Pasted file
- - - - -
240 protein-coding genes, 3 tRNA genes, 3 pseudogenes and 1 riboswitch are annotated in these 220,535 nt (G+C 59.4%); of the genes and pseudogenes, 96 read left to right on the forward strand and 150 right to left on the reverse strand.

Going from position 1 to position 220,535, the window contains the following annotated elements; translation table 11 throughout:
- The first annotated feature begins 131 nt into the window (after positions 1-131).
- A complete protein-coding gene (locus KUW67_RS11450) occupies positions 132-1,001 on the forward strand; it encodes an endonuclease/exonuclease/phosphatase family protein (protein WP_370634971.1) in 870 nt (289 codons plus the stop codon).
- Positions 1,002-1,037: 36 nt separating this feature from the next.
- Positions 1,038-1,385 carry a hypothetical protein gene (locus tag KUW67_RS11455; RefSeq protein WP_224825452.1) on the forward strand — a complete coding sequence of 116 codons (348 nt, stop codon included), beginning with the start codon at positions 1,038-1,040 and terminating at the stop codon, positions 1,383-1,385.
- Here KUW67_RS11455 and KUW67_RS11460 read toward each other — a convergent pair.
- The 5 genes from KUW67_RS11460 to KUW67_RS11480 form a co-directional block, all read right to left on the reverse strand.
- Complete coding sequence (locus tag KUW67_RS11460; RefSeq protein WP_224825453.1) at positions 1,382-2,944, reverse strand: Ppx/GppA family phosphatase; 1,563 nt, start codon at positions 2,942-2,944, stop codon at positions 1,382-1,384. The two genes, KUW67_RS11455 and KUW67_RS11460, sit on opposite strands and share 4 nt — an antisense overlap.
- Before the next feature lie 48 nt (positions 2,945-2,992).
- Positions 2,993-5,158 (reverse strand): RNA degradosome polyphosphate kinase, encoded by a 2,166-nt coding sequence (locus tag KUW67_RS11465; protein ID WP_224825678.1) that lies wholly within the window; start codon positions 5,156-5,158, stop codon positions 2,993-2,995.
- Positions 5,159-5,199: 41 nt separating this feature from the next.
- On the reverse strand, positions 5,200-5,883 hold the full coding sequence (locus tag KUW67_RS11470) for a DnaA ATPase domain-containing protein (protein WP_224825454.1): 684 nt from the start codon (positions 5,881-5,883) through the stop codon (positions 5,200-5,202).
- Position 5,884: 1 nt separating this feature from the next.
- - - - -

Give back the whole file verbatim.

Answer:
240 protein-coding genes, 3 tRNA genes, 3 pseudogenes and 1 riboswitch are annotated in these 220,535 nt (G+C 59.4%); of the genes and pseudogenes, 96 read left to right on the forward strand and 150 right to left on the reverse strand.

Going from position 1 to position 220,535, the window contains the following annotated elements; translation table 11 throughout:
- The first annotated feature begins 131 nt into the window (after positions 1-131).
- A complete protein-coding gene (locus KUW67_RS11450) occupies positions 132-1,001 on the forward strand; it encodes an endonuclease/exonuclease/phosphatase family protein (protein WP_370634971.1) in 870 nt (289 codons plus the stop codon).
- Positions 1,002-1,037: 36 nt separating this feature from the next.
- Positions 1,038-1,385 carry a hypothetical protein gene (locus tag KUW67_RS11455; RefSeq protein WP_224825452.1) on the forward strand — a complete coding sequence of 116 codons (348 nt, stop codon included), beginning with the start codon at positions 1,038-1,040 and terminating at the stop codon, positions 1,383-1,385.
- Here KUW67_RS11455 and KUW67_RS11460 read toward each other — a convergent pair.
- The 5 genes from KUW67_RS11460 to KUW67_RS11480 form a co-directional block, all read right to left on the reverse strand.
- Complete coding sequence (locus tag KUW67_RS11460; RefSeq protein WP_224825453.1) at positions 1,382-2,944, reverse strand: Ppx/GppA family phosphatase; 1,563 nt, start codon at positions 2,942-2,944, stop codon at positions 1,382-1,384. The two genes, KUW67_RS11455 and KUW67_RS11460, sit on opposite strands and share 4 nt — an antisense overlap.
- Before the next feature lie 48 nt (positions 2,945-2,992).
- Positions 2,993-5,158 (reverse strand): RNA degradosome polyphosphate kinase, encoded by a 2,166-nt coding sequence (locus tag KUW67_RS11465; protein ID WP_224825678.1) that lies wholly within the window; start codon positions 5,156-5,158, stop codon positions 2,993-2,995.
- Positions 5,159-5,199: 41 nt separating this feature from the next.
- On the reverse strand, positions 5,200-5,883 hold the full coding sequence (locus tag KUW67_RS11470) for a DnaA ATPase domain-containing protein (protein WP_224825454.1): 684 nt from the start codon (positions 5,881-5,883) through the stop codon (positions 5,200-5,202).
- Position 5,884: 1 nt separating this feature from the next.